Travis Kalanick on This Week in Startups

Uber just arrived on the streets of Seattle. But could the private driving service soon take to the air?

That’s the dream of Uber CEO Travis Kalanick who appeared on an episode of This Week in Startups, noting that the company could one day expand into private helicopter and jet service.

He lays out an example of how this could work for the iPhone or Android-wielding customers of Uber.

“So let’s say you’re in Midtown in New York, and you’re like ‘Oh my god, I need to get to JFK ASAP.’ A town car picks you up, takes you to the nearest helipad, and boom, you pop on over to JFK.”

That concept certainly could resonate in the Seattle area, especially as the state rolls out tolls for the 520 floating bridge. I could imagine tech executives stranded in Redmond or Kirkland requesting an Uber helicopter to transport them across the lake to Seattle.

Even better for the water-loving geeks of the Northwest, why doesn’t Uber take on float planes?

Kalanick, who told GeekWire earlier this month that he’s been especially pleased with the acceptance of Uber in Seattle, also appears to have the desire to emulate Kozmo.com by offering food delivery. He notes that the company has “liquidity” in vehicles, which could be put to use in interesting ways like food delivery.

“I am not saying we’d do it, I am saying this is an interesting thing to think about as we are going and taking care of the transportation piece,” he says.

Here’s the clip from This Week in Startups.

Previously on GeekWire: Confessions of an Uber driver: An inside look at Seattle’s new private driver service

Comments

  • http://twitter.com/Michael_Paulson Michael Paulson

    I like the concept and hope one day to be able to take advantage of the helicopter service.

    That said, “emulating Kozmo.com” is a bold and dubious move.

  • Kevin Tate

    I am still wondering why I would pay $50.00 for a trip from downtown to the airport when the private car service I use charges $35.00…and please don’t quote me the instant arrival idea.  Most people using this type of service plan in advance.  Uber will be out of gas in 18 months.  

    • Guest

      Does your car service tell you where your driver is using iPhone?

      Does your car service hold your credit card, eliminating awkward payments while at the airport?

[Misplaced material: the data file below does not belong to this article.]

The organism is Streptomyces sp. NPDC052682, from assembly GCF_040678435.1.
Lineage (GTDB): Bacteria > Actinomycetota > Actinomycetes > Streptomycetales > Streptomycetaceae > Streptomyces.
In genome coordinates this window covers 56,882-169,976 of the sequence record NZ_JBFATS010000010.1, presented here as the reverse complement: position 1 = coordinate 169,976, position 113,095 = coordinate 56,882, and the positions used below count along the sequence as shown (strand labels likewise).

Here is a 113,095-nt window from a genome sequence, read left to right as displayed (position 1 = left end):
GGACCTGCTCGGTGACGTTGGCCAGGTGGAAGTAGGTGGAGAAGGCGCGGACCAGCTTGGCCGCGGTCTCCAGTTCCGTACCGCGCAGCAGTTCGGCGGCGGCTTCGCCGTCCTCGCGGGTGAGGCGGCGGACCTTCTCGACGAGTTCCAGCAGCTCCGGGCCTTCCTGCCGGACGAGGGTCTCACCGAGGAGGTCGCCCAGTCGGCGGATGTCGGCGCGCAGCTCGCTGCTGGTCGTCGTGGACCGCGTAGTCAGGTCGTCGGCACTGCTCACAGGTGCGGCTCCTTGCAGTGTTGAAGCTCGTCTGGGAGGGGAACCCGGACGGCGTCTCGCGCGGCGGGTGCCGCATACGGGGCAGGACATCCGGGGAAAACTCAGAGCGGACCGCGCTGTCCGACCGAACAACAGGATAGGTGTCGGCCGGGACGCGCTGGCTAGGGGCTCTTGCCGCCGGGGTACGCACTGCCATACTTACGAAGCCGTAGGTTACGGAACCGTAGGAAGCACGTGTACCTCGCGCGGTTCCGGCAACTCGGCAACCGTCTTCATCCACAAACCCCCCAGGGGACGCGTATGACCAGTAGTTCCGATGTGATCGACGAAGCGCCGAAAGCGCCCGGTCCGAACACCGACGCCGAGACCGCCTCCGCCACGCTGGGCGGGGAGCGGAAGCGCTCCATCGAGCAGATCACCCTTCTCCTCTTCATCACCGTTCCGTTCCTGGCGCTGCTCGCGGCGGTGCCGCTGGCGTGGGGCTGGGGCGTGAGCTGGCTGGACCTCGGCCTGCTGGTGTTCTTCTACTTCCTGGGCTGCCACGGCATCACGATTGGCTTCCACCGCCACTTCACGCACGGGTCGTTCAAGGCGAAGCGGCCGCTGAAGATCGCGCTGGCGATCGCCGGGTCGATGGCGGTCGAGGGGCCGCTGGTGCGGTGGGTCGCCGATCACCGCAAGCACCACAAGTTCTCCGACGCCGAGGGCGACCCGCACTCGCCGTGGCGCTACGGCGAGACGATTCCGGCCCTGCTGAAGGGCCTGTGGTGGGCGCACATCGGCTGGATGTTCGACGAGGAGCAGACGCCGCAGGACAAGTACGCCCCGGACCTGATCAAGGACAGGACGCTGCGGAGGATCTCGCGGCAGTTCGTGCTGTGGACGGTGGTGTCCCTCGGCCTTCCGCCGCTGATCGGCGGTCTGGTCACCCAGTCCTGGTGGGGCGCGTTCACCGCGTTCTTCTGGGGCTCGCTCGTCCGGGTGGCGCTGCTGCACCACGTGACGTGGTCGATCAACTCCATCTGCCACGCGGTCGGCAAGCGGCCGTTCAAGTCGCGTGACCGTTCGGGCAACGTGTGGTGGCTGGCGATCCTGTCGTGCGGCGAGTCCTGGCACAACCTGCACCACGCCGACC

• Kevin Tate

        My driver just shows up at the requested time, not worth $7.50 for an iPhone app and apparently you don’t take private cars that often.  Payment is quick and effortless, again not worth an additional $7.50 ($15.00 in unnecessary expenses).  Wave goodbye as Uber drives away in 18 months.  

      • Kevin Tate

        My driver just shows up at the requested time, not worth $7.50 for an iPhone app and apparently you don’t take private cars that often.  Payment is quick and effortless, again not worth an additional $7.50 ($15.00 in unnecessary expenses).  Wave goodbye as Uber drives away in 18 months.  

        • Guest

          “Effortless,” Kevin? Uber pays the driver for me. No fumbling with credit card receipts while some TSA prick bangs on the door shouting “no parking here.”

          My rules of tech are simple, Kevin: I don’t speak on the phone and I don’t hand my credit card to the working class. Uber satisfies them both. Until a competitor comes around that makes workflows even more streamlined — I’m particularly intrigued by a stealth startup called MonGarçon — I’m sticking with Uber.

          • Kevin Tate

            First, TSA doesn’t monitor the parking zone.  That is Seattle Port Authority police “guest”.  Second, if you think Uber is a tech play that shows your ignorance.  It is a service play, with tech as a feature.  Your arrogance is quite amusing, when Uber is dead on the side of the road you will be the one hitch hiking for a new position.  

          • Guest 3

            Uber works period! Seattle will end up being one of the most successful launches. A little more BD is in order. But try it on Friday night at 10:30pm you’ll get it. Your $35.00 private driver eh…probably drives a purple towncar…you get what you pay for.